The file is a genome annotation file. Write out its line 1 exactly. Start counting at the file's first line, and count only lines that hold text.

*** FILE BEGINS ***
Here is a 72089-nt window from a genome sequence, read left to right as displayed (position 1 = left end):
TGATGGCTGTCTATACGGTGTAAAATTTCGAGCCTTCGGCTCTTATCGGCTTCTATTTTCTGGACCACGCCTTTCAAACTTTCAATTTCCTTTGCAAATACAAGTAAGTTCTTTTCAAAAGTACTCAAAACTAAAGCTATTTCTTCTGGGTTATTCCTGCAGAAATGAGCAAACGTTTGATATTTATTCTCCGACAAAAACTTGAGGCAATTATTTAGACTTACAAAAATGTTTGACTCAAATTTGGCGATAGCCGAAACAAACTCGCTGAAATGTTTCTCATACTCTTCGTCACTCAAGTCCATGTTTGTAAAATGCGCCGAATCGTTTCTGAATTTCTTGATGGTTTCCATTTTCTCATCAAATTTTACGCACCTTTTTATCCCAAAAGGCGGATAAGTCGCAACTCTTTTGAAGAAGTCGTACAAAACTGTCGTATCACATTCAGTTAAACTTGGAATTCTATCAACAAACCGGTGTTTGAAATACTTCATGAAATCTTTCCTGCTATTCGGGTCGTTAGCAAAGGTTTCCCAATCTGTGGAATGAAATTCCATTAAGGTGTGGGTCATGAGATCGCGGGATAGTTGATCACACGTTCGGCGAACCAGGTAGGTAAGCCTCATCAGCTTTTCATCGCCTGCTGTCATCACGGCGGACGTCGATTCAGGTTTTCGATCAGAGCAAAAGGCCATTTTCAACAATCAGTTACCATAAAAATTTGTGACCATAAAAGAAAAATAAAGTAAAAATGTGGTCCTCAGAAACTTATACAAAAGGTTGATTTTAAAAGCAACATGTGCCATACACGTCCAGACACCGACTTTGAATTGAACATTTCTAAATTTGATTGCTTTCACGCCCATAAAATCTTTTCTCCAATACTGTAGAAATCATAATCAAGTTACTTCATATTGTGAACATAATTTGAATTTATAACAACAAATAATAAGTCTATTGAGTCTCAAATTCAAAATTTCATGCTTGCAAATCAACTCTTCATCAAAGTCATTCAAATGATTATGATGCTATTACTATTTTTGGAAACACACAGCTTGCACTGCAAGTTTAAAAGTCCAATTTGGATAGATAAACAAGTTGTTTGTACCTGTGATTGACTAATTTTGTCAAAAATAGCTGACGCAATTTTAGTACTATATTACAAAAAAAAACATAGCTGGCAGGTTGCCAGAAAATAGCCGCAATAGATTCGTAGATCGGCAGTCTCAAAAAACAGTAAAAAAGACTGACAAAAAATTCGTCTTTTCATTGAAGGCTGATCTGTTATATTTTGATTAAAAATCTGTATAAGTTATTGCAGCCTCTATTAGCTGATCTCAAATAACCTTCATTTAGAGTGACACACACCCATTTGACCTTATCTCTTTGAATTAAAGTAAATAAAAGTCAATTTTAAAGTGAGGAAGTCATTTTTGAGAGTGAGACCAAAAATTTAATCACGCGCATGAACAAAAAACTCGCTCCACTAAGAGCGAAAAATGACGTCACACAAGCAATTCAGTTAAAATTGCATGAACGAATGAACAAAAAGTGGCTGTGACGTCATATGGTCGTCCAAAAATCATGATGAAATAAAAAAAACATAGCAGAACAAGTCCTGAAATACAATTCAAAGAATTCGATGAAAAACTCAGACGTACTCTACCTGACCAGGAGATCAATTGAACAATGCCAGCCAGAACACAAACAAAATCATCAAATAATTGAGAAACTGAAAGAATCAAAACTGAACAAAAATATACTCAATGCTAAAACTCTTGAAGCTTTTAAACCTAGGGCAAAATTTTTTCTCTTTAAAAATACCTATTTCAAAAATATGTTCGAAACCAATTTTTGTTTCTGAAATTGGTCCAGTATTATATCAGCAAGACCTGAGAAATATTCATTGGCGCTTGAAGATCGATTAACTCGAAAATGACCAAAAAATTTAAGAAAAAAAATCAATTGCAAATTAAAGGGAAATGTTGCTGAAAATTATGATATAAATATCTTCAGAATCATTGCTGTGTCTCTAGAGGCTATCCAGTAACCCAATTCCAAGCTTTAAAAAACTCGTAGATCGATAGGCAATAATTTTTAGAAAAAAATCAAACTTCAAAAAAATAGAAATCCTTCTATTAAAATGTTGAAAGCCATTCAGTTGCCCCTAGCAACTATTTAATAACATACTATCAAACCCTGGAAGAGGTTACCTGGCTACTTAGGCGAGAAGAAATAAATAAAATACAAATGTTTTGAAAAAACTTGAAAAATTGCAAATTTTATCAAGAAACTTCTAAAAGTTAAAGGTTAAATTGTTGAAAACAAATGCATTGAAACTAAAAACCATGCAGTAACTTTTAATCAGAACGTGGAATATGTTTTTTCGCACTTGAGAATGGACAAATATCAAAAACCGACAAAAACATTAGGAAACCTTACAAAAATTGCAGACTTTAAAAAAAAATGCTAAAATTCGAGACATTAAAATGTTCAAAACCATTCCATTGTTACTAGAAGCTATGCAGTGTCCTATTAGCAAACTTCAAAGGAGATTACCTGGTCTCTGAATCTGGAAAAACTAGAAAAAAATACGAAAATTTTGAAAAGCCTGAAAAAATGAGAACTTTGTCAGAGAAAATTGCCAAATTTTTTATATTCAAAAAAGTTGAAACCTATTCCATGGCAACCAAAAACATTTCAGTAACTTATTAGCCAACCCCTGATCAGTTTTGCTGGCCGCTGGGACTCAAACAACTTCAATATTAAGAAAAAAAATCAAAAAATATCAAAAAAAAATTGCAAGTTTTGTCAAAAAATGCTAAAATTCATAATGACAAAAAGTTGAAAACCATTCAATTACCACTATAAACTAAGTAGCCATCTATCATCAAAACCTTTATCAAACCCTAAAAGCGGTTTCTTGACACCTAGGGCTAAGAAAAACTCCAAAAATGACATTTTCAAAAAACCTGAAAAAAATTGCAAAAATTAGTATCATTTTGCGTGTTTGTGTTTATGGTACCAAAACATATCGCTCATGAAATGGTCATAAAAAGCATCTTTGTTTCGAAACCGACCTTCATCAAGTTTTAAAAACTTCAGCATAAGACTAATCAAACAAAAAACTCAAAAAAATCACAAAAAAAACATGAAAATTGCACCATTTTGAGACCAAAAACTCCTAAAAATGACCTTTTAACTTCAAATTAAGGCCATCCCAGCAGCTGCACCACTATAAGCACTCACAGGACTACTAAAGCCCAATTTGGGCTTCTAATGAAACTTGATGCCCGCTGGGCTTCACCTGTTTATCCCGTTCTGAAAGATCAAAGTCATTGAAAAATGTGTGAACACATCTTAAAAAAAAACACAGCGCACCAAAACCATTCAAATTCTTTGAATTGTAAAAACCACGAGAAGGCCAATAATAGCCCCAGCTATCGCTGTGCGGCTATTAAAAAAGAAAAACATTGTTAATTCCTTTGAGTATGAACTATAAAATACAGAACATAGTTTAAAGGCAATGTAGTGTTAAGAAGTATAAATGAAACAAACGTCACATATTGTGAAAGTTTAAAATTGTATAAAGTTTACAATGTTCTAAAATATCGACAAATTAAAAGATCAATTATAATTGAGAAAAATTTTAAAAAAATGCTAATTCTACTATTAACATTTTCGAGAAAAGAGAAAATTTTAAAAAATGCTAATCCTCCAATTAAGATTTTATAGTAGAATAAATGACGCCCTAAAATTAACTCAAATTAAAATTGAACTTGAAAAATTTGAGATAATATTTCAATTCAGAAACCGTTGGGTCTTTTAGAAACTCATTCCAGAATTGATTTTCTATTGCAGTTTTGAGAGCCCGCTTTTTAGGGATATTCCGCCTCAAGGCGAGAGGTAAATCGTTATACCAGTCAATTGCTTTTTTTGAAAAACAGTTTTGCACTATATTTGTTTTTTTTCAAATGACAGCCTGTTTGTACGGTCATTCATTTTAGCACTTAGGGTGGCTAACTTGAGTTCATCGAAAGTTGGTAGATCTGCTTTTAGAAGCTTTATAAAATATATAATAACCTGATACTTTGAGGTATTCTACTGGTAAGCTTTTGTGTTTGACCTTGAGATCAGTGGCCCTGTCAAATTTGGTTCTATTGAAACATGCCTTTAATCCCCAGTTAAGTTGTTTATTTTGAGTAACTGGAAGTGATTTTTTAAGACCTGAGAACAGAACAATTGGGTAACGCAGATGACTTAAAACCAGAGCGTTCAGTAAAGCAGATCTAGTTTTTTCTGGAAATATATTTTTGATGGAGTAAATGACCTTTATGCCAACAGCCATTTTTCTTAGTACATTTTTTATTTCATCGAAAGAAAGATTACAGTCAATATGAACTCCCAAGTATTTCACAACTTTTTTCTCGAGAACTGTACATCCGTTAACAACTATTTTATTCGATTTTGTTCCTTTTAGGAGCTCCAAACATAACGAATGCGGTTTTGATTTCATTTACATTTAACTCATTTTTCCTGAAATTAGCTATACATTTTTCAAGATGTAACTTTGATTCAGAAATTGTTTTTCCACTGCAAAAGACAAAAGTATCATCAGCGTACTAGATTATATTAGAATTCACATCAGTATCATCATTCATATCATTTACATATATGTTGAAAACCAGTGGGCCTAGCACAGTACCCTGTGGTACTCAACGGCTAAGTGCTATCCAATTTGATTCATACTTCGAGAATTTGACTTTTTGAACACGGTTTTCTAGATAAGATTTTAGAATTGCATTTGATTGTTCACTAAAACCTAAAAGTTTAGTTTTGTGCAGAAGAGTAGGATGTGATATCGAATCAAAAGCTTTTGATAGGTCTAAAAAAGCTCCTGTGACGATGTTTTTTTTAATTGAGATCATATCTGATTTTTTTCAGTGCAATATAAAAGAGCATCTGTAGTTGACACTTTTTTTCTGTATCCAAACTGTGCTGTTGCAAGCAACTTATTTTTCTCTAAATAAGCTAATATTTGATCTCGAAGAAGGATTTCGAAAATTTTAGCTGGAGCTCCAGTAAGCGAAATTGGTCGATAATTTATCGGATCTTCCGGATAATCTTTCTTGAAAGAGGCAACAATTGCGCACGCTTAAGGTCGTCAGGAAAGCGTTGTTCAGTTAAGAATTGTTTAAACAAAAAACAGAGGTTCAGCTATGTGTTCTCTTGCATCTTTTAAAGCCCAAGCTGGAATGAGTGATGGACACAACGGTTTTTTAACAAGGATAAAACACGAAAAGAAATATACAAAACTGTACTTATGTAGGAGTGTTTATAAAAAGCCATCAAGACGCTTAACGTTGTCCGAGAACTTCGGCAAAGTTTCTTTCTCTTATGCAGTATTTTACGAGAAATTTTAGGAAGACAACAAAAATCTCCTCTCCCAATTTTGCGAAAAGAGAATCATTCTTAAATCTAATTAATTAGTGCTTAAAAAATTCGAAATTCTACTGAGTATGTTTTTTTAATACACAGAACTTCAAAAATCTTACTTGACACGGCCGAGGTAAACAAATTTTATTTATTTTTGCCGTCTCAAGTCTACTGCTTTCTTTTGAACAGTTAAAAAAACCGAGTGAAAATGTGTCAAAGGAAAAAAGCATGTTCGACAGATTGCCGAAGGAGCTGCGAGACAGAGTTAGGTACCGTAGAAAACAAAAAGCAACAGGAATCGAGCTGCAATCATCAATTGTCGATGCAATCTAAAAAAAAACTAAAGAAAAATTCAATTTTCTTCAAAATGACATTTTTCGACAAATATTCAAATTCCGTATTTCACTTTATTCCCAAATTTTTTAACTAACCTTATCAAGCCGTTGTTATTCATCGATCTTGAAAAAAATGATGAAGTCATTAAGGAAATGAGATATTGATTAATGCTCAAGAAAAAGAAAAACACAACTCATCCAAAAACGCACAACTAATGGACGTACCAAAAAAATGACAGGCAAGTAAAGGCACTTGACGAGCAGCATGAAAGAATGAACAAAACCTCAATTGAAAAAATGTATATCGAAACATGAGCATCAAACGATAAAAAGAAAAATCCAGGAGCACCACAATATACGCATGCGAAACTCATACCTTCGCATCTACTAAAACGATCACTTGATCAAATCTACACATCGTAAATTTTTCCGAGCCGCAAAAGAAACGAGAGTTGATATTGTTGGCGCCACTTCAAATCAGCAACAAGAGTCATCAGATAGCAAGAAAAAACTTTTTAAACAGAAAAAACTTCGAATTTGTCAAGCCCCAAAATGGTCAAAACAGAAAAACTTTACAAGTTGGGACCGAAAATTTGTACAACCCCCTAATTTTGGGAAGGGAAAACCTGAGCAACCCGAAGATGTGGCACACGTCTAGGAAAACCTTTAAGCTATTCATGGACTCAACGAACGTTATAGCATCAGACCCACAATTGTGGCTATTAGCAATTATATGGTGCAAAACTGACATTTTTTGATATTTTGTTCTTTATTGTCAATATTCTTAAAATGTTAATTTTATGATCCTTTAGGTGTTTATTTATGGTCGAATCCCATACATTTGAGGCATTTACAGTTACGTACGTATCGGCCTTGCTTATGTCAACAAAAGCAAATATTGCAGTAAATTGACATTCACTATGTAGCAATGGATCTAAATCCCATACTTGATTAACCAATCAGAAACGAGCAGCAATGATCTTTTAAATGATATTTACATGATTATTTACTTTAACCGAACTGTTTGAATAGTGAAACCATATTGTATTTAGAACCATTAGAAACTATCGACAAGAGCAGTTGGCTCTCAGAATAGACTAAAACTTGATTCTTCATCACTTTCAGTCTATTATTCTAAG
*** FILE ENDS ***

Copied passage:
Here is a 72089-nt window from a genome sequence, read left to right as displayed (position 1 = left end):